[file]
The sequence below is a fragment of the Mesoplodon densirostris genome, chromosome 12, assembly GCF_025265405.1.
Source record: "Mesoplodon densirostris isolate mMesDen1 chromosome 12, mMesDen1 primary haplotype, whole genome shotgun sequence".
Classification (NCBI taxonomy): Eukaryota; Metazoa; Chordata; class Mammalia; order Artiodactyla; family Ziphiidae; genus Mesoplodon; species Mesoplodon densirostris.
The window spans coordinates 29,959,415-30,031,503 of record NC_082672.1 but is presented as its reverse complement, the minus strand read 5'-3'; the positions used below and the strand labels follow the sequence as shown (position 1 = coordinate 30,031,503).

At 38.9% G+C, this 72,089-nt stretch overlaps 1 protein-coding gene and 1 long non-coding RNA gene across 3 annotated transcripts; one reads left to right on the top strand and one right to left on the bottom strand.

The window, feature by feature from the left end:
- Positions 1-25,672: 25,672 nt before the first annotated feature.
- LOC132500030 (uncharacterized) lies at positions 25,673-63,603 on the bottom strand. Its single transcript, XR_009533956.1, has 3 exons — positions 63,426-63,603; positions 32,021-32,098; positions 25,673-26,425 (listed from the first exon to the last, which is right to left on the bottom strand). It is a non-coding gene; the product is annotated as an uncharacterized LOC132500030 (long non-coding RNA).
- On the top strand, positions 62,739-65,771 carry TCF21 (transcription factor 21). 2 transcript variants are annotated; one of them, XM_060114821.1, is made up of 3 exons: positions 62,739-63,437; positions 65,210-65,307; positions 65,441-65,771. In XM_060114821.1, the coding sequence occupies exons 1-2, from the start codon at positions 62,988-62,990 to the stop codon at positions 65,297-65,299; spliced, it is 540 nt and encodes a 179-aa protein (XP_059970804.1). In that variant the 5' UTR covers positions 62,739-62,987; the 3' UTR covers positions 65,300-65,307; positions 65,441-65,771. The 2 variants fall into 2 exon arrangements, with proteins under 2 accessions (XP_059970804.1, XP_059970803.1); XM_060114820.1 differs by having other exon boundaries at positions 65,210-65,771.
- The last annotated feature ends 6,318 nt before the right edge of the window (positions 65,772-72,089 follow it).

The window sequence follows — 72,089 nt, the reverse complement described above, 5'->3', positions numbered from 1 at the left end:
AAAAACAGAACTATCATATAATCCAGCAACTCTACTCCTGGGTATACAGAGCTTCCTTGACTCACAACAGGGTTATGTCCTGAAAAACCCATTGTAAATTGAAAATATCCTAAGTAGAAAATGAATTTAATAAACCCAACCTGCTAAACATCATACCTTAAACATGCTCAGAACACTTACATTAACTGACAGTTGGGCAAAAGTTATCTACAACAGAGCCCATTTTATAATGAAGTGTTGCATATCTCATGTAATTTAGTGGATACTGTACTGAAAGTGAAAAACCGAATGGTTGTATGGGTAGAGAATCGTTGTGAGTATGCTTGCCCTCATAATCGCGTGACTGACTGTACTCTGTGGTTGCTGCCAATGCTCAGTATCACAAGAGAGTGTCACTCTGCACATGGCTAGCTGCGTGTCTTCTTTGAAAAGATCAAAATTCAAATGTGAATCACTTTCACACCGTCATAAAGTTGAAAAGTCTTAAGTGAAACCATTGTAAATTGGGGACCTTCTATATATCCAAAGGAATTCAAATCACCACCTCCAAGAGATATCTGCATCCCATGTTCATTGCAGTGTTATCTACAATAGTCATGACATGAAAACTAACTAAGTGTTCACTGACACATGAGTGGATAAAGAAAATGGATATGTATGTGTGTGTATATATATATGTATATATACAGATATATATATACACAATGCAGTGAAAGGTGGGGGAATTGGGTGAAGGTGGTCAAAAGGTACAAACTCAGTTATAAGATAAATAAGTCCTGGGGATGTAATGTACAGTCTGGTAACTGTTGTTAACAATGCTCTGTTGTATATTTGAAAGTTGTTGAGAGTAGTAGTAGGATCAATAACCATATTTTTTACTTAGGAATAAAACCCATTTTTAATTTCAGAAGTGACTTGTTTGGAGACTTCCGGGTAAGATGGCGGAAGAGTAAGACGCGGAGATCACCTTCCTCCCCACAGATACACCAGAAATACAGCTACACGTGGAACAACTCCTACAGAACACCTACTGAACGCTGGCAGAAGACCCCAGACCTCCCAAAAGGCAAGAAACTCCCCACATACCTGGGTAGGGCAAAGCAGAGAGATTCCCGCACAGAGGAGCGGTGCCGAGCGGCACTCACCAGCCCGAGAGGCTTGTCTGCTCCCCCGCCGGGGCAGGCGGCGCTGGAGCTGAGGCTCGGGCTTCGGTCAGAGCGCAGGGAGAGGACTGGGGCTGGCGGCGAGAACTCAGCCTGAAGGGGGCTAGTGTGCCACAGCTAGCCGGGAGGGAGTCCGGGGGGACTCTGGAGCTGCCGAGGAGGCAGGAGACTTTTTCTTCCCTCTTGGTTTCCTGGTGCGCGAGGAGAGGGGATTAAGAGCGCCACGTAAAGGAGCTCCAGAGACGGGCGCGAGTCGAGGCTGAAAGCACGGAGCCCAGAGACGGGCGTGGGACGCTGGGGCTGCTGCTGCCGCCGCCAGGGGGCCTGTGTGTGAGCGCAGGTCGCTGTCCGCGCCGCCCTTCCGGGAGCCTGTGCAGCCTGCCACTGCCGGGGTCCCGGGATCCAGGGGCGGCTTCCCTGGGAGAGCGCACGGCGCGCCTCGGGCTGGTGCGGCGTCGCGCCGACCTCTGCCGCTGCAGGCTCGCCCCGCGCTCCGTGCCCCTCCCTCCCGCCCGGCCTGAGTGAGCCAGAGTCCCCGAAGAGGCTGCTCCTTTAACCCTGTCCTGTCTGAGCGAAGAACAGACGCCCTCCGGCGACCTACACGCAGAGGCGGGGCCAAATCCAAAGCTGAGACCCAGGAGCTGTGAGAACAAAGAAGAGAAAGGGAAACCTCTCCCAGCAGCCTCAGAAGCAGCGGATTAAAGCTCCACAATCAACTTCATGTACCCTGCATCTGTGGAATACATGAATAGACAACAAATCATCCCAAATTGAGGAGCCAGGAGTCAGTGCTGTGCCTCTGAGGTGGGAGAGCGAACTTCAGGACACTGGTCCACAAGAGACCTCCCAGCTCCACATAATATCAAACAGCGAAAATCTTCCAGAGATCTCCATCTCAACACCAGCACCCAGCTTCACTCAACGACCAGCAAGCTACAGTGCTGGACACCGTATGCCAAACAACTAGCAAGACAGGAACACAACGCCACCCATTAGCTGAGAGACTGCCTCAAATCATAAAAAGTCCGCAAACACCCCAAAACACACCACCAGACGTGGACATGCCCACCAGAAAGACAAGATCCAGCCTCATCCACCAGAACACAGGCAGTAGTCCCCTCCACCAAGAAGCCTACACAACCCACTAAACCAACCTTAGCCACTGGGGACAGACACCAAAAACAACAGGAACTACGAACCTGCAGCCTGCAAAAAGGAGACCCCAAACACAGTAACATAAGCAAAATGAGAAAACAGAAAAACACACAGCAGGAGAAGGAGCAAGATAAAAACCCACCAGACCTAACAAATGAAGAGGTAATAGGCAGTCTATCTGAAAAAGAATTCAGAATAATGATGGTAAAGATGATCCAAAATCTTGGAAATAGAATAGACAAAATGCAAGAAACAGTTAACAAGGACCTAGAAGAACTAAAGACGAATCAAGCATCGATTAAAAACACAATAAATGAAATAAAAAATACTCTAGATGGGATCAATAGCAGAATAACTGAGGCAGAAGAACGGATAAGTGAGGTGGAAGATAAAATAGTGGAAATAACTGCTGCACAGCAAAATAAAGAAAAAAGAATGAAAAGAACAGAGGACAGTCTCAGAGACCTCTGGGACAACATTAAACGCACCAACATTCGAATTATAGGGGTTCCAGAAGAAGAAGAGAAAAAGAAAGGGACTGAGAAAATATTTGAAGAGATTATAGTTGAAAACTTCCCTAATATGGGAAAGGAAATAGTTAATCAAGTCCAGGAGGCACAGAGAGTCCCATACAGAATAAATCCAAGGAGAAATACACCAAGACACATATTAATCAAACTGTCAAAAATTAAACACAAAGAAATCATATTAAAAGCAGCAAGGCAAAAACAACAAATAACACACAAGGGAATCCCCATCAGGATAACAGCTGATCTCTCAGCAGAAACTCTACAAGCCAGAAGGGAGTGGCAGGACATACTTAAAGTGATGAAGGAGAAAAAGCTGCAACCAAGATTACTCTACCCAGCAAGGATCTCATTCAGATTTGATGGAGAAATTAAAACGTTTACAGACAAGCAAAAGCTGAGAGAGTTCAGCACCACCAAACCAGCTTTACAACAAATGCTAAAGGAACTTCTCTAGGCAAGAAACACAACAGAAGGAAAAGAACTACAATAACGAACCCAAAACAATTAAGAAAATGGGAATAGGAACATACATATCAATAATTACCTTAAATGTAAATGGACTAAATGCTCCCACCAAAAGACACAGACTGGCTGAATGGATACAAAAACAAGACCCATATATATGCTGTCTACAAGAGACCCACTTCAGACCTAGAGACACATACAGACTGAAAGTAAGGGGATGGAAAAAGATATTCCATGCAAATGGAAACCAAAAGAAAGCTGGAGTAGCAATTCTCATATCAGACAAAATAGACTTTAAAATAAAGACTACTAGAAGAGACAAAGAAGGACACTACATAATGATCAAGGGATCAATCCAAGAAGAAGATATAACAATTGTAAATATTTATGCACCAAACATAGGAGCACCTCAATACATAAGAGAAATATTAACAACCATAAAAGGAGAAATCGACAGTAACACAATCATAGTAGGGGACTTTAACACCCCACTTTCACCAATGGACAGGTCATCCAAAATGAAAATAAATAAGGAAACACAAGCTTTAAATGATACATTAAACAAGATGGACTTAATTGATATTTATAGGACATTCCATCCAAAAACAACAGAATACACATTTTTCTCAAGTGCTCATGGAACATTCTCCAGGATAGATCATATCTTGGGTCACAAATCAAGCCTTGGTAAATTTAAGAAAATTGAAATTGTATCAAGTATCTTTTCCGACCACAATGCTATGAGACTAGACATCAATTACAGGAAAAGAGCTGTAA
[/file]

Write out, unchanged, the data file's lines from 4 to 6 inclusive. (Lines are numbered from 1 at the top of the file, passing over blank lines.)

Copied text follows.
The window spans coordinates 29,959,415-30,031,503 of record NC_082672.1 but is presented as its reverse complement, the minus strand read 5'-3'; the positions used below and the strand labels follow the sequence as shown (position 1 = coordinate 30,031,503).

At 38.9% G+C, this 72,089-nt stretch overlaps 1 protein-coding gene and 1 long non-coding RNA gene across 3 annotated transcripts; one reads left to right on the top strand and one right to left on the bottom strand.

The window, feature by feature from the left end: